Mike Krzyzewski’s list of basketball accomplishments is legendary. What’s left?
Bucky Waters, a former N.C. State player, Duke head coach from 1969-73, national announcer and fundraiser for the Duke school of Medicine, thinks Krzyzewski should start competing in another arena: politics. “Here’s what I’d like to see him do: I’d like to see him go to Washington," he said. We desperately need leaders. Desperately.”
More politics below:
--Former Gov. Jim Martin, a Republican who led the state from 1985 to 1993, will lead an audit at UNC Chapel Hill to try to find out whether the no-show classes and poorly supervised independent studies found earlier this year extend beyond the four-year period examined.
--Mike Robertson says he’ll retire effective Oct. 1 as North Carolina’s motor vehicles commissioner, after three years in the job and a total of 43 years in law enforcement. “This has been an enjoyable three years,” Robertson, 64, told Dome. “I’ve got mixed emotions about leaving state government, but this will be my third retirement certificate.”
--Democrat Walter Dalton and Republican Pat McCrory talk tax plans in the governor's race.
--At a news conference in front of Duke Energy headquarters Thursday, a half-dozen local activists protested the company’s and CEO Jim Rogers’ involvement with the Democratic National Committee.
--From AP: The casino on Cherokee tribal lands in western North Carolina is now operating live table games two months after the Legislature changed gambling laws to let them do so.
--State Rep. Larry Brown, a former small-town mayor who focused on local government issues while a legislator, died Thursday in Moore County at age 69, a funeral home said.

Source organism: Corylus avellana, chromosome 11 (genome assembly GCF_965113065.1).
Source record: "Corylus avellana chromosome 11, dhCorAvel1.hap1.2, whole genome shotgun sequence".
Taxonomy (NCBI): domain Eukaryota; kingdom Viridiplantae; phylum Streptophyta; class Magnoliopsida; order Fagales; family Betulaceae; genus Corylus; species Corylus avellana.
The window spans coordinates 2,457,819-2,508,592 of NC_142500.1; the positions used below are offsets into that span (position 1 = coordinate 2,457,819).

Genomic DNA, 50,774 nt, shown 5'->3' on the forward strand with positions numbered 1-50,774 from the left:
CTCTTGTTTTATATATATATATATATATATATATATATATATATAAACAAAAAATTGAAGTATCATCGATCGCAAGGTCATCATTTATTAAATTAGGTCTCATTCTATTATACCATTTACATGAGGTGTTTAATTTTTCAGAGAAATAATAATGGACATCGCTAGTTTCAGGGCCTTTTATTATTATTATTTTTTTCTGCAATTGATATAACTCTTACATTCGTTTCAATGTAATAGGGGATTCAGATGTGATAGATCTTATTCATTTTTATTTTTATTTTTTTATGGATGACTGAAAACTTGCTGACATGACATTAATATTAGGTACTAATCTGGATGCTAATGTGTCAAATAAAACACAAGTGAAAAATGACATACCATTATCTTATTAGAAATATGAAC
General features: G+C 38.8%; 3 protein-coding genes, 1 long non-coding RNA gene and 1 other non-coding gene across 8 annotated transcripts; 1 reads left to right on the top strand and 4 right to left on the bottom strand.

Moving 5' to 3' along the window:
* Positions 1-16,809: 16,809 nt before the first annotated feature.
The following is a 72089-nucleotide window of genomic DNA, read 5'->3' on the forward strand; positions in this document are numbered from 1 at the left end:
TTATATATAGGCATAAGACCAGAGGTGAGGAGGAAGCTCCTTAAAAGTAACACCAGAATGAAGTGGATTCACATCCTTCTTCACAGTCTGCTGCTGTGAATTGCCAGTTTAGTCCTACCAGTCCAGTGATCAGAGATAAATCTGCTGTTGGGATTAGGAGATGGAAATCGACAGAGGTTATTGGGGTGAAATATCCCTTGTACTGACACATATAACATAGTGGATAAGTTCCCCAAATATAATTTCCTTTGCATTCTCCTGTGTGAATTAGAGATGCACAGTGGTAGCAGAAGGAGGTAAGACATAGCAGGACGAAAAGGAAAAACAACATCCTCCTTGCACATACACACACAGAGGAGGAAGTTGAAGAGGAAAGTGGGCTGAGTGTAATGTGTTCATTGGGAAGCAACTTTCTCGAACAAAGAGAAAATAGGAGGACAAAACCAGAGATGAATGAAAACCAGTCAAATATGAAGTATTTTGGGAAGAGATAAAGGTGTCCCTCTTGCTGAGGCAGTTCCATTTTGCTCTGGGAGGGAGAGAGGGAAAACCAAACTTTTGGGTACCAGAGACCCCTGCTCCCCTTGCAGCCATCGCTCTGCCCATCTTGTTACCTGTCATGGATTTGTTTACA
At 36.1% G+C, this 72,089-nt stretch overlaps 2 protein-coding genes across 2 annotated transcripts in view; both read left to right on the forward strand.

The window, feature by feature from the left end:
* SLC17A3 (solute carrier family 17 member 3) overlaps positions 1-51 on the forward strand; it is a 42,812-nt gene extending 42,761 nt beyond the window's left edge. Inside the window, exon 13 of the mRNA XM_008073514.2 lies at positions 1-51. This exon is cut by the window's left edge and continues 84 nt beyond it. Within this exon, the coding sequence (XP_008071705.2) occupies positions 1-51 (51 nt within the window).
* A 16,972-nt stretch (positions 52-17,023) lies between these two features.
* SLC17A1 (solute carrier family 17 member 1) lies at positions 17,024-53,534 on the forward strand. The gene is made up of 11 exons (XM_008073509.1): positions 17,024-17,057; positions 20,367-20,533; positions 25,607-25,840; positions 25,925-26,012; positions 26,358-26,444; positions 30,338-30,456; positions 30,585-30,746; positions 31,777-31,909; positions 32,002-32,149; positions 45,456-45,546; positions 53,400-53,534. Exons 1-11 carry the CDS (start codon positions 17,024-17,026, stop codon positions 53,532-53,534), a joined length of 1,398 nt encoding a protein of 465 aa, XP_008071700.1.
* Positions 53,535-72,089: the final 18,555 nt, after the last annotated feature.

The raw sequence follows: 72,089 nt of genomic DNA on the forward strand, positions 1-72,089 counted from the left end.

--Charlotte television stations already have a parking problem for the Democratic National Convention. Their helicopters land too close to uptown.
--Pat McCrory and N.C. congressional Democrats aren't the only politicians skipping their conventions. Sarah Palin and George W. Bush won't be in Tampa, Fla. Hillary Rodham Clinton and Al Gore won't make the trip to Charlotte, N.C. And scores of other Republican and Democratic stars are taking a pass as their parties gather for this year's national conventions, reports AP.
--Sounds like Bank of America Stadium may not be the only Charlotte locale President Barack Obama will frequent during convention week. Apparently, 44 is also scheduled to attend one of the 60 private parties set for the Charlotte City Club.
--The Rev. James Forbes told convention delegates in Boston in 2004 that “the Democratic Party had not really spent a lot of time talking about faith and politics.” That won’t be a problem in Charlotte.
--As young undocumented immigrants scrambled this week for high school transcripts and proof of local residency for applications that would allow them to remain and work in the United States legally, state officials across the country began reviewing their own policies to see how a new federal program would affect them.